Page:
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How Are Gemstones Formed?

Many of us own beautiful pieces of handmade jewelry containing different gemstones. We refer to diamonds, emeralds, rubies and sapphires as precious gemstones because of their rare appearance and high value. All other stones are called “semi-precious” even though the pieces containing the stone are certainly not! Ancient people even used gemstones as a form of currency. You may be able to appreciate the beauty of a gemstone, but have you ever wondered how it was formed?

Nearly all gemstones are formed beneath the Earth’s surface. The process involved in the creation of the different stones can vary greatly. Many stones are formed when minerals react with the water that is near the Earth’s surface and then dissolve. When this solution evaporates or cools, minerals form. Water that mixes with silica-rich rocks such as sandstone will produce gemstones such as amethysts, agates and opals. When copper-rich rocks mix with water, copper-bearing minerals such as malachite, turquoise and azurite are formed. Turquoise has been mined for more than 4000 years and ancient Egyptians considered the gemstone a very precious commodity.

Other gemstones such as emeralds and tourmalines are formed when rain water or water from cooling bodies of magma mix with minerals and then crystallize in open cracks or cavities. These spaces become filled with veins of minerals to create what is called hydrothermal deposits.

Magma is a mixture of crystals, dissolved gas and liquid rock beneath the Earth’s surface. Zircons, topazes and rubies are created by crystallizing in the magma or gas bubbles that occur in volcanic rocks. This process produces what are known as magmatic gems.

Other gemstones are formed directly in the mantle. This layer makes up almost 70% of the Earth’s mass and is made up of iron, magnesium, silicon, oxygen, aluminum and silicate compounds. The upper layer of the mantel contains a large volume of the olive-green mineral olivine. This is one of the most common of all Earth’s minerals and transparent olivine is known as the gemstone peridot which is the French word for “olivine”.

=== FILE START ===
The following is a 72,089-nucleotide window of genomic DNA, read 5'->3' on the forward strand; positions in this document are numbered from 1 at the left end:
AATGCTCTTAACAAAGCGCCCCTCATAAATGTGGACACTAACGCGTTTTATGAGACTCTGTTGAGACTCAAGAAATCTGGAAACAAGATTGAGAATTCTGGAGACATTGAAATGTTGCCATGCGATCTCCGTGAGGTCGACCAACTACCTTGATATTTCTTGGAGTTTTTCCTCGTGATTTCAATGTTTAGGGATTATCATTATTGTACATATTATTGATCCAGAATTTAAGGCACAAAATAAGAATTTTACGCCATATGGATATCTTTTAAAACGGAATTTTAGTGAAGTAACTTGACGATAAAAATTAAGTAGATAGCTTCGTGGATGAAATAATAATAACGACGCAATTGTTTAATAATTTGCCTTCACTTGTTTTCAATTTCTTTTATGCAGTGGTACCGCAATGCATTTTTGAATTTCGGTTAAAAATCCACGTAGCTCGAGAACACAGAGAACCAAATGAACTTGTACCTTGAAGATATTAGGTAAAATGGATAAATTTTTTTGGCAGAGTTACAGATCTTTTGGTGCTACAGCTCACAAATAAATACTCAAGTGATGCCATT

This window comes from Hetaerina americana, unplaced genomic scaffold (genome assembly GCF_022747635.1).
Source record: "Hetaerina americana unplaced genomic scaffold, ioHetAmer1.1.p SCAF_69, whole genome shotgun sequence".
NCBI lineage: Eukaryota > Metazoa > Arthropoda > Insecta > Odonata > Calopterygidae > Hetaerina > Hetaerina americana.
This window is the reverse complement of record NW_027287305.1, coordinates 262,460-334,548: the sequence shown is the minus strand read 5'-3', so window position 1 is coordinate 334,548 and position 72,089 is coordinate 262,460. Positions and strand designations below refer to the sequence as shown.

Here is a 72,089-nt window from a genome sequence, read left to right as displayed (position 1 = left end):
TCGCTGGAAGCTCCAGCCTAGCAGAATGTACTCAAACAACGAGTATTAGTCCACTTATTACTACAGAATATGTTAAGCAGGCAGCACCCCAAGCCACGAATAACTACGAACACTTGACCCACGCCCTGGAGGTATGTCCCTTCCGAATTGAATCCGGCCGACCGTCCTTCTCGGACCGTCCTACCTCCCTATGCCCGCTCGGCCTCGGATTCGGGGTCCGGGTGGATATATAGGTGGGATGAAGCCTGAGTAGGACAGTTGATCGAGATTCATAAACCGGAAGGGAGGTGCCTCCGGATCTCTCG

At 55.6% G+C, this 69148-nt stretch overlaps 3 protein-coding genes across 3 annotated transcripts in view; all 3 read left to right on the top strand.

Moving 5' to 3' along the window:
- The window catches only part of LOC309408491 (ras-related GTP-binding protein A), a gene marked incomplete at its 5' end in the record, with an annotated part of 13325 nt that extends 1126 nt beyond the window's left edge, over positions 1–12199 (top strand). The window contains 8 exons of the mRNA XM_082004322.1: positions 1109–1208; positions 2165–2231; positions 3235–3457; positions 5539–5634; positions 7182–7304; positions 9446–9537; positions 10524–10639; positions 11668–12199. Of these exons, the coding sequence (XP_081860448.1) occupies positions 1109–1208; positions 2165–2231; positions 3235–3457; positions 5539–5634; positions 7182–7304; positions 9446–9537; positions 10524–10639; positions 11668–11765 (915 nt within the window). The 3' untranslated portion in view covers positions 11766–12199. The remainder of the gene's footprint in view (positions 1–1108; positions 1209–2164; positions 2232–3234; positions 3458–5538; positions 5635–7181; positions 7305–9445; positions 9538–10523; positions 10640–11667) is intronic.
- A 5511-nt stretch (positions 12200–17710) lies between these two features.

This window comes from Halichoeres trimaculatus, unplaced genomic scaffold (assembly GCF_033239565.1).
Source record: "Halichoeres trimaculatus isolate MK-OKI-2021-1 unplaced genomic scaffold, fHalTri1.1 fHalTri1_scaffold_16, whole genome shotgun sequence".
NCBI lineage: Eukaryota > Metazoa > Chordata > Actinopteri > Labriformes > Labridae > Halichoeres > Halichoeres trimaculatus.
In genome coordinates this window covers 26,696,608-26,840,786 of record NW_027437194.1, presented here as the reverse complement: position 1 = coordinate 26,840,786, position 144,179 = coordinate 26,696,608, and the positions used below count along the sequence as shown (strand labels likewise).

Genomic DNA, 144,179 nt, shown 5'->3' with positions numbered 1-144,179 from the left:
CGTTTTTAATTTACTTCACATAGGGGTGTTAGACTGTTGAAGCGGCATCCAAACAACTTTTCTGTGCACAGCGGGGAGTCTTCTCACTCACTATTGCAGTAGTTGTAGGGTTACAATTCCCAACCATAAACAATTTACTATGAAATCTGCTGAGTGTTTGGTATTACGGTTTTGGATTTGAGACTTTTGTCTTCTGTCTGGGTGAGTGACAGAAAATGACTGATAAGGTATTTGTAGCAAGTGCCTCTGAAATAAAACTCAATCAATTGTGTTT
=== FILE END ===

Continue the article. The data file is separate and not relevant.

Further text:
The word “metamorphic” is defined as a metamorphosis or change of form. Metamorphic gems such as jade, garnet, aquamarine, emerald, ruby, sapphire, lapis lazuli, onyx and zircon are formed over time when rocks are altered by intense heat and pressure as well as interaction with solutions. Countries such as Myanmar which was formerly Burma, Thailand and Sri Lanka contain large regions of metamorphic rock which contains a mineral called corundum. This mineral crystallizes under heat and pressure and becomes the rubies and sapphires. Colombia in South America produces the majority of the world’s emeralds.

Diamonds are sometimes formed in metamorphic rocks although this process is rare. Most diamonds come from volcanic rocks called kimberlite. These rocks are named after the South African town of Kimberley where they were first discovered. Each ton of rock will only produce a few carats of diamond. In fact, the stone in a regular diamond ring will require the removal of 200 to 400 times its volume of rock!

As you can see, the gemstones we have come to know and love in are formed in many different manners. Handmade jewelry containing these stones is usually more expensive because gems require a unique combination of chemical elements, pressure and temperature to form. It’s amazing to think that the processes occurring deep beneath the Earth’s crust are able to produce such beautiful, colorful stones!

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